At the same time as US car makers are scaling back employee and retiree health care benefits, Swedish truck maker Scania is starting a two-year trial giving employees' families access to the company's own health care service six days a week.

"One prerequisite for the individual's well-being is that his or her family is also well, and we hope that with this measure we will have employees who are both happier and healthier," said Scania director of human resources Magnus Hahn in a statement.

The trial is part of Scania's drive to reduce poor health. In the company's operations in Sweden, where just over half the 12,000 employees are 'blue-collar' workers, sickness absenteeism has halved over the past decade from 9 to 4.5%.

"The 'good-health rating', as we prefer to call it, shows that this positive trend continued in 2005 too. The extended family health care trial will hopefully result in a further improvement," added Hahn.

The extended corporate health care service in Södertälje for Scania employees and family members starts on 11 January. The offer covers the employee and his or her closest family members.

The clinic, which will initially be open from Monday to Saturday, has resources similar to those available at a Swedish community health-care clinic.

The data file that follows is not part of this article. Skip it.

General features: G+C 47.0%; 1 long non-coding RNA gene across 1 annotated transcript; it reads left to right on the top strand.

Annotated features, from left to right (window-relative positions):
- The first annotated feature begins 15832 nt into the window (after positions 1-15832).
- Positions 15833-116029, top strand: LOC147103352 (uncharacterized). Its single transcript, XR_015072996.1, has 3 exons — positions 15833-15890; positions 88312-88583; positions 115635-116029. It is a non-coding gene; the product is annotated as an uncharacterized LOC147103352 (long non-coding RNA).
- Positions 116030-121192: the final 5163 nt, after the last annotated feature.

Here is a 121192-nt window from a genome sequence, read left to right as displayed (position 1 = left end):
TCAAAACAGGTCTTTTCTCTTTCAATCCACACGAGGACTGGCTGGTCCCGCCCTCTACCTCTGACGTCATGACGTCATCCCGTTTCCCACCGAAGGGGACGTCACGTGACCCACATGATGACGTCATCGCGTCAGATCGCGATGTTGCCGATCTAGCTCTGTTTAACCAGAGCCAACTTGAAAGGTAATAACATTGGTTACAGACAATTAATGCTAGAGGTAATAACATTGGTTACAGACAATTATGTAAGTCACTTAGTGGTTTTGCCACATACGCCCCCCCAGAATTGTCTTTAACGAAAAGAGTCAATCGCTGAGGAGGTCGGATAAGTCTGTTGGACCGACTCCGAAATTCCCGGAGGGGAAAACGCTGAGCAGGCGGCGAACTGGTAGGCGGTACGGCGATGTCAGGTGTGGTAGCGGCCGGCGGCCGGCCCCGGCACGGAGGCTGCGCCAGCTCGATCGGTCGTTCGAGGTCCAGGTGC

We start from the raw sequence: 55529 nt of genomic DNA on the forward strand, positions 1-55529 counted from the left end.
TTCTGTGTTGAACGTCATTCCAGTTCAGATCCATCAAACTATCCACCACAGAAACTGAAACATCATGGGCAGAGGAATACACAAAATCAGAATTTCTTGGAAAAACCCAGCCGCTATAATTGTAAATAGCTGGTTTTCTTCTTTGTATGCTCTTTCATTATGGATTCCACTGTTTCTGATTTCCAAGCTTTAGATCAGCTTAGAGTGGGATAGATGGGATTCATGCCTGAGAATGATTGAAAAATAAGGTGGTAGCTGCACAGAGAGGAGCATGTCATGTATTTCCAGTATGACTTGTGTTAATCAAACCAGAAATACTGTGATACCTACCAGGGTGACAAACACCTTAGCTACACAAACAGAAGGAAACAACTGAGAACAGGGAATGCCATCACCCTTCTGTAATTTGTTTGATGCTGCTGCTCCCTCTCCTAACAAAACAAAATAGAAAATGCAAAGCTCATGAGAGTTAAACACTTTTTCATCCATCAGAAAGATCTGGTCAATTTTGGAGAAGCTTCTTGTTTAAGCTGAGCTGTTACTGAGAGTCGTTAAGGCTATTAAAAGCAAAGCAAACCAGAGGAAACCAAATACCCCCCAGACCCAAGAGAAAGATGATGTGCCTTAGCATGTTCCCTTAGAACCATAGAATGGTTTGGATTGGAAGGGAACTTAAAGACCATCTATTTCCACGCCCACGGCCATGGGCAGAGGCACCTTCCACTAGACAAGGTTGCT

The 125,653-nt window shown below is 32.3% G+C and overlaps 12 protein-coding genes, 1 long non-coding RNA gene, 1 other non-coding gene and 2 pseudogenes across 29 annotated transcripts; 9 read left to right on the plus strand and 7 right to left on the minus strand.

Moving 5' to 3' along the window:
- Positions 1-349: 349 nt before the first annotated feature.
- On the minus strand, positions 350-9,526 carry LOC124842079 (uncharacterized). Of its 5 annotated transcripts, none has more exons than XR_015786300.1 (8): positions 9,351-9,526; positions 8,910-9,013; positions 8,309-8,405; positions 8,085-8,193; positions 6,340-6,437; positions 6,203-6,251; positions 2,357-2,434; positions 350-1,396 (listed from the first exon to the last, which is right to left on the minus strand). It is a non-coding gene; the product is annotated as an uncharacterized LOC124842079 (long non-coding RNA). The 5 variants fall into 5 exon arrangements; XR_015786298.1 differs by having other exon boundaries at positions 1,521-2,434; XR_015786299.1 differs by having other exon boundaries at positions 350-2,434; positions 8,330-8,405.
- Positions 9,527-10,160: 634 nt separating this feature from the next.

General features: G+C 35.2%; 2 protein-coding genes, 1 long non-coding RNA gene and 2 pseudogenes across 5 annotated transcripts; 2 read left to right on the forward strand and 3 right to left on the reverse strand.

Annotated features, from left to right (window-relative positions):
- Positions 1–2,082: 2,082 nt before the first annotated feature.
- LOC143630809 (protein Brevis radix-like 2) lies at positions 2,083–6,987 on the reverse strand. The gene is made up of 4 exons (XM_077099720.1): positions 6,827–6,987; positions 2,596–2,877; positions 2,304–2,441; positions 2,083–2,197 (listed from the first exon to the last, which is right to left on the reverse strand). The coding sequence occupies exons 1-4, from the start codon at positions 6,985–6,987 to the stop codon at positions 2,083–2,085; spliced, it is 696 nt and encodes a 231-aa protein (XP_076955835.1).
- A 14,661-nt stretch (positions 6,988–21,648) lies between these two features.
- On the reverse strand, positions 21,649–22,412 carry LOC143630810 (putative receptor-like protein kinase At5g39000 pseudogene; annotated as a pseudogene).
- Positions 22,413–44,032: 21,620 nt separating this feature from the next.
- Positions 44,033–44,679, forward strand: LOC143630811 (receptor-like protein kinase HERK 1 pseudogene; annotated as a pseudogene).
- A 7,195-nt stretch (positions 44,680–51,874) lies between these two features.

"With opening hours that are more generous than those of many district health centres, we can offer our employees and their families faster and easier access to medical care, which in turn means increased security and welfare," added Hahn.

The clinic is part of Scania's corporate health care programme which encompasses resources for health care services, nursing services and rehabilitation, along with expertise on working-environment and psychosocial issues. A total of about 100 people work in Scania's health-care operation, about half of them in-house.

In Södertälje, Scania also provides health care facilities for local authority employees.

According to insurance company Folksam's annual health index, Scania's sickness absenteeism rate of 4.8% in Sweden is among the lowest in the country's engineering industry sector. Among Scania's 30,000 employees world-wide, sickness absenteeism last year was 3.5%.